DAN FLAVIN (1933-1996)
Property from a Private Important European Collection
DAN FLAVIN (1933-1996)

untitled (monument for V. Tatlin)

DAN FLAVIN (1933-1996)
untitled (monument for V. Tatlin)
cool white fluorescent light
95 7/8 x 32 ¼ x 4 5/8in. (243.5 x 82 x 11.8cm.)
Conceived in 1968 and fabricated under the supervision of the artist in 1989. This work is number one from an edition of five, of which two were fabricated.
Donald Young Gallery, Chicago.
The Refco Collection, Chicago (acquired from the above in 1989).
Anon. sale, Sotheby's New York, 17 November 1998, lot 30.
Acquired at the above sale by the present owner.
S. Taylor (ed.), The Refco Collection, Chicago 1990, p. 190.
F. De Vuono, 'Review: Dan Flavin, Mary Boone Gallery', in Art News 90, no. 7, September 1991 (another example from the edition illustrated, p. 127).
M. Govan and T. Bell, Dan Flavin, The Complete Lights 1961-1996, New York 2004, no. 160 (diagram illustrated, p. 267).
New York, Mary Boone Gallery, Dan Flavin: Tatlin Monuments, 1991.
Athens, Galerie Jean Bernier, Dan Flavin: Selected Works, 1991 (another example from the edition exhibited).
Athens, Athens School of Fine Arts "the factory", Everything That's Interesting Is New: The Dakis Joannou Collection, 1996, p. 100 (another example from the edition exhibited and reversed image illustrated in colour, p. 101). This exhibition later travelled to Copenhagen, Museum of Modern Art and New York, Guggenheim Museum Soho.
Further details
This work is accompanied by a certificate of authenticity signed by the artist.

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Lot Essay

‘This dramatic decoration has been founded in the young tradition of a plastic revolution which gripped Russian art only forty years ago. My joy is to try to build from that “incomplete” experience as I see fit’
–Dan Flavin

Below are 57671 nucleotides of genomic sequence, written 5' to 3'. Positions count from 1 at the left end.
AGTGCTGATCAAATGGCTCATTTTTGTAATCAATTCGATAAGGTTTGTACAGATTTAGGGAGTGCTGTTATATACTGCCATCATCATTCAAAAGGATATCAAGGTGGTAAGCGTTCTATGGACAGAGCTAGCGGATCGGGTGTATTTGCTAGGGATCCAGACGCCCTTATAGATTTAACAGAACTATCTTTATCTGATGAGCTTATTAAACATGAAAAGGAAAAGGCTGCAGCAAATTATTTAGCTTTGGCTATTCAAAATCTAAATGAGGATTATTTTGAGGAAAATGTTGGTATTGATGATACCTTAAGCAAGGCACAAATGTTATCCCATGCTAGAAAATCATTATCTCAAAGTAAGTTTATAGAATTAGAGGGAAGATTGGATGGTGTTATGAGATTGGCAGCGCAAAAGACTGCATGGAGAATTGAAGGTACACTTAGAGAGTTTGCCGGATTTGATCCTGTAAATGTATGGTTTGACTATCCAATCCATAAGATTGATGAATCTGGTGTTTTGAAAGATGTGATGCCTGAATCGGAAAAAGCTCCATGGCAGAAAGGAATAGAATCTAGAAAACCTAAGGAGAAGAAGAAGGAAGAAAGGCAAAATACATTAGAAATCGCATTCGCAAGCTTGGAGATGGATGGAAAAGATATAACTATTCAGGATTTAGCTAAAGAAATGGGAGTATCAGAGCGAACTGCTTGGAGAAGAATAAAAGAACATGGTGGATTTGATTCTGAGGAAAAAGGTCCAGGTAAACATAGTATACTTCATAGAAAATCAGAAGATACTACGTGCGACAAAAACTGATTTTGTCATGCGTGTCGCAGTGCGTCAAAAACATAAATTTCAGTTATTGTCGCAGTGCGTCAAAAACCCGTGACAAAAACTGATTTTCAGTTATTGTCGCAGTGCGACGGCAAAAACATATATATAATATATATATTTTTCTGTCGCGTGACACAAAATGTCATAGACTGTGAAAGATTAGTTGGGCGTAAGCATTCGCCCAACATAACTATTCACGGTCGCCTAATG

Composed of eight vertical tubes of white fluorescent light arranged in a stepped, rightward sequence of varying lengths, untitled (monument for V. Tatlin) is an early work from Dan Flavin’s seminal series of ‘monuments’ dedicated to the Russian Constructivist Vladimir Tatlin (1885-1953). Flavin had made the first of these in 1964, just four years before the present work was conceived; only two examples, from a theoretical edition of five, were fabricated during the artist’s lifetime. The lower case in Flavin’s title – often accompanied by quote marks – indicates the irony at play. Far from monumental, these ‘monuments’ are made from everyday, pre-fabricated components that must periodically be replaced as they burn out. Discussing another from this series, Flavin explained that the work ‘memorializes Vladimir Tatlin, the great revolutionary, who dreamed of art as science. It stands, a vibrantly aspiring order, in lieu of his last glider, which never left the ground’ (D. Flavin, ‘The Artists Say’, art voices, Summer 1965, p. 72). Tatlin’s greatest project, the ‘Monument for the Third International’, was never built; in his final years, he worked on a da Vinci-like flying machine that was similarly unrealised. Rather than making a homage to the grand, utopian, collective ideals of Constructivism, Flavin’s work memorialises the tragic-heroic life of one individual artist. It is an aching ode to unfulfilled potential. The utilitarian, low-tech fluorescent tubes, as much as Flavin might have claimed they were free of expressive resonance, make for a wry commentary on the commercial fate of the Modernist ideal, and their glow also imbues the work with an ephemeral, romantic edge. Flavin, whose unique, complex and uncompromising practice cannot be cleanly defined as ‘Minimalism’ or by any other label, was fascinated by Byzantine icons; Tatlin himself began his career as an icon-painter in Moscow, and his and Malevich’s radical modern art clearly learned from, and even threatened to usurp, the loaded aura of iconic form. Poised between the ironic and the ecstatic, the austere purity of Flavin’s ‘monument’ carries an unavoidable charge of devotional magic. As Elizabeth C. Baker wrote in 1967, ‘Flavin does something for one’s idea of light: it is he who makes its mystical qualities uncompromisingly evident, by the very fact of such stark presentation’ (E. C. Baker, ‘The Light Brigade’, Art News, March 1967, p. 64).

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